Every now and then I get asked: What’s it like to do your type of work?
This blog is for the novice facilitator and for those who are curious to take a peek behind the curtain.
Coolness. This is the best part of the job, so it merits going first. We get to meet a wide variety of people across several industries, functions, and service lines. There is mutual learning, and sometimes friendships that last years from just one or two full-day sessions.
Mood. Some are recalcitrant, because they’re there out of obligation; others are eager to learn. If the former, an early ground rule to establish is no laptops or cell phones. Know that you have precious time early on to secure credibility, so work on something immediately applicable or critically relevant for them.
Reasoning. Some don’t believe in Behavioral Science tools, or are agitated by discussions on ethics. It’s best to set expectations up front that all exercises are designed to engage creative thinking, which is the first step in innovation / “thinking outside the box.”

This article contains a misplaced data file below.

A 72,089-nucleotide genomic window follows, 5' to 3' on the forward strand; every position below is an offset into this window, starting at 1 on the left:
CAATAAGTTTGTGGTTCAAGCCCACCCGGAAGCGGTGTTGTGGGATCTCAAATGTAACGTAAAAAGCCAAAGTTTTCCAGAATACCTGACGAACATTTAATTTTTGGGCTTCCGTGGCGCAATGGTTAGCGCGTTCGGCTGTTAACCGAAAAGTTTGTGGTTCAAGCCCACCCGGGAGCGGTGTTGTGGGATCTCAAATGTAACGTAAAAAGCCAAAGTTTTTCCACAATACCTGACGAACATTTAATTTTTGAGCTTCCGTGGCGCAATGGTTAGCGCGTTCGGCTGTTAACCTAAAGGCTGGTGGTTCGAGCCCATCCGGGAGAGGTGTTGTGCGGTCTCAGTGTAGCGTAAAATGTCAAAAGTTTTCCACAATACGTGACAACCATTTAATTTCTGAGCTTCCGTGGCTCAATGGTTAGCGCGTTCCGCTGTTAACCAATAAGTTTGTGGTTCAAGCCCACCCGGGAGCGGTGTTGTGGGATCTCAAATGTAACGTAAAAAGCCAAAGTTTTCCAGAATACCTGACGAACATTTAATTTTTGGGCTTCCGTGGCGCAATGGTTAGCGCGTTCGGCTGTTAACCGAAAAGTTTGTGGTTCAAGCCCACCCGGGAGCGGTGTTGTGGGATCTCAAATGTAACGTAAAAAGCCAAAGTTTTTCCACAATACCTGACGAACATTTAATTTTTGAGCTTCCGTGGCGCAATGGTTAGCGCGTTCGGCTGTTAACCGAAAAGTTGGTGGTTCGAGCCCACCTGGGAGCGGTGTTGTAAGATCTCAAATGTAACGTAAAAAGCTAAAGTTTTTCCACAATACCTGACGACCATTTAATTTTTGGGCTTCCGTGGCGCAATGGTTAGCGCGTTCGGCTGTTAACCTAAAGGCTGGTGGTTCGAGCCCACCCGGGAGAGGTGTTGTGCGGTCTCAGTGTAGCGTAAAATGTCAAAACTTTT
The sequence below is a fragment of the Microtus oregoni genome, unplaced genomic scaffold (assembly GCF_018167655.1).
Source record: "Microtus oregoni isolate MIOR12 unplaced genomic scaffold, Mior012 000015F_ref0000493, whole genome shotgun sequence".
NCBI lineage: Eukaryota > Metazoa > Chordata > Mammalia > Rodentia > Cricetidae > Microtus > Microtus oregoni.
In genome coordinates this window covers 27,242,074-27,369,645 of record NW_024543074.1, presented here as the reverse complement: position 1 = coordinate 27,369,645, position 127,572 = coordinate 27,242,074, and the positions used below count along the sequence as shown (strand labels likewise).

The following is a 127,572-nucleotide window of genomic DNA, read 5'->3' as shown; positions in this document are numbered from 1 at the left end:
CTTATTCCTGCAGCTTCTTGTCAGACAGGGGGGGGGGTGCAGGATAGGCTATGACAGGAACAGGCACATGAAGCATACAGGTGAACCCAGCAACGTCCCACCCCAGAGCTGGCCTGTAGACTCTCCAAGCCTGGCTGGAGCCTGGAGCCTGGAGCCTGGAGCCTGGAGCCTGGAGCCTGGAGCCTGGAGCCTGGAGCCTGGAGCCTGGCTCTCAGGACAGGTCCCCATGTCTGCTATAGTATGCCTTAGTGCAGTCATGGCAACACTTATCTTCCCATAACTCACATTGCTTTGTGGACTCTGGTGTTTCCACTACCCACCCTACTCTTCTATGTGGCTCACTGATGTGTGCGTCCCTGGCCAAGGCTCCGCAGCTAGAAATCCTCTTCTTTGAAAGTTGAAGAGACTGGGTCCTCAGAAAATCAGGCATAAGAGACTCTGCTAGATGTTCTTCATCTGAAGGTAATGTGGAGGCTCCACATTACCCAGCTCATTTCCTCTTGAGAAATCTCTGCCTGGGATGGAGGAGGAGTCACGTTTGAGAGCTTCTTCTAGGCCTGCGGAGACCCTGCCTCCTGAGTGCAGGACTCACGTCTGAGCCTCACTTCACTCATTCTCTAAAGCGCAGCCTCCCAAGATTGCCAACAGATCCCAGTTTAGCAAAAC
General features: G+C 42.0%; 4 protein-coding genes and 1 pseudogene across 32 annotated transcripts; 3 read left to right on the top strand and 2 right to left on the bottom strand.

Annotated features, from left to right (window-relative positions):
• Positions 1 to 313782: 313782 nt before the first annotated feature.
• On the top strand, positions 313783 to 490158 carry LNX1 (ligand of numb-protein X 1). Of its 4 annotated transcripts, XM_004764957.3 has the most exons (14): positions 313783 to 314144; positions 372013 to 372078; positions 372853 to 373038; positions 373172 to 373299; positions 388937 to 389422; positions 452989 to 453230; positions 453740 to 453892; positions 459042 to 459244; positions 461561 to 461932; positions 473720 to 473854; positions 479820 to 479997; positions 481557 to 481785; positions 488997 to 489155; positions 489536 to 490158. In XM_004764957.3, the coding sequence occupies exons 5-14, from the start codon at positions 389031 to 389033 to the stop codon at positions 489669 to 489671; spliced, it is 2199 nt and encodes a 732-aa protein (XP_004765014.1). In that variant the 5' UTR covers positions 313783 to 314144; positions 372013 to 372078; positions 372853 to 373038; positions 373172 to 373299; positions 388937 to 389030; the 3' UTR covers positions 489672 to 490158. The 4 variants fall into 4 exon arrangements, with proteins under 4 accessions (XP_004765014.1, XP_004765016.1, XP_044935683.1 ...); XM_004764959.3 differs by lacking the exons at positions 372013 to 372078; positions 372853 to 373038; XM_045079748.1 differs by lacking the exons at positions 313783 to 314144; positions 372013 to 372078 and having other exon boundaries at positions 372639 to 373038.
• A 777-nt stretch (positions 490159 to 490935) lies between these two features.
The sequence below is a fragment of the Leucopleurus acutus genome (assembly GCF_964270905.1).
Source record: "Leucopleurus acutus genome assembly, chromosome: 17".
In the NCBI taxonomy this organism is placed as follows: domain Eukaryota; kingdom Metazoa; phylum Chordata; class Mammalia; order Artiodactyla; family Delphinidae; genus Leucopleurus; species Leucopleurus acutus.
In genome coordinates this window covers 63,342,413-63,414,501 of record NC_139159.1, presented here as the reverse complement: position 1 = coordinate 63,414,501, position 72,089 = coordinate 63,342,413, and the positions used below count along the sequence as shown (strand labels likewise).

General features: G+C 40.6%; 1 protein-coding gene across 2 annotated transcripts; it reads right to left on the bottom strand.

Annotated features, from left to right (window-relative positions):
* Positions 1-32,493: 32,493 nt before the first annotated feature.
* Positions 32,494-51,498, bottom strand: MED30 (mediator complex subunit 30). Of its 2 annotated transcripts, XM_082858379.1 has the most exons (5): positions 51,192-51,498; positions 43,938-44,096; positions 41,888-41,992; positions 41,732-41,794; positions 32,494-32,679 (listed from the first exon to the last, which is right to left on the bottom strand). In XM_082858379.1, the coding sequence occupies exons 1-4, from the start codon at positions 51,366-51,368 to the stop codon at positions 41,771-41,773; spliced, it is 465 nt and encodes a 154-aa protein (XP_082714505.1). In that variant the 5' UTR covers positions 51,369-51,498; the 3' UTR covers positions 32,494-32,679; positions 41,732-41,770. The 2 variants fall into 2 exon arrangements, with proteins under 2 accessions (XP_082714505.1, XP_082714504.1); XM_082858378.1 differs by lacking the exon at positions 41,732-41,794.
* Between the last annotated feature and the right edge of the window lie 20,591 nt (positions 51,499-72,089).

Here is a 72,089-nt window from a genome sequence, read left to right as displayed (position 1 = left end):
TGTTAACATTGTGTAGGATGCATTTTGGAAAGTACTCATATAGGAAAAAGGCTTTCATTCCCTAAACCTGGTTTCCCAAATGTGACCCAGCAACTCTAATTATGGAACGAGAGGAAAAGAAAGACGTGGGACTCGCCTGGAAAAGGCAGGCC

Time. Some get the time/date wrong and either don’t show up or show up an hour early/late. Send them a calendar invite (Google), if they have one, to place it on their calendar. I usually bold print and increase the size of the font for just the time and date.
Quarrels. Spats occur occasionally between colleagues. This is a great opportunity for on-the-spot coaching. One time it happened between a married couple…this was my first day on the job, so I stayed out of it.
Working with Pros. These are the facilitators who know that if YOU look good, they look good, so they are there to support you; not sabotage. They make sure to prep pre-workshop with you, share the stage, support your comments, and debrief right away. They engage with you, and don’t “data dump,” or soliloquize, on the participants.
Stage Hogs. These are the facilitators who like to stand front & center and regale the participants with stories. They take much more than 50% of the air time, and then end up telling you to hurry your piece. They crave attention.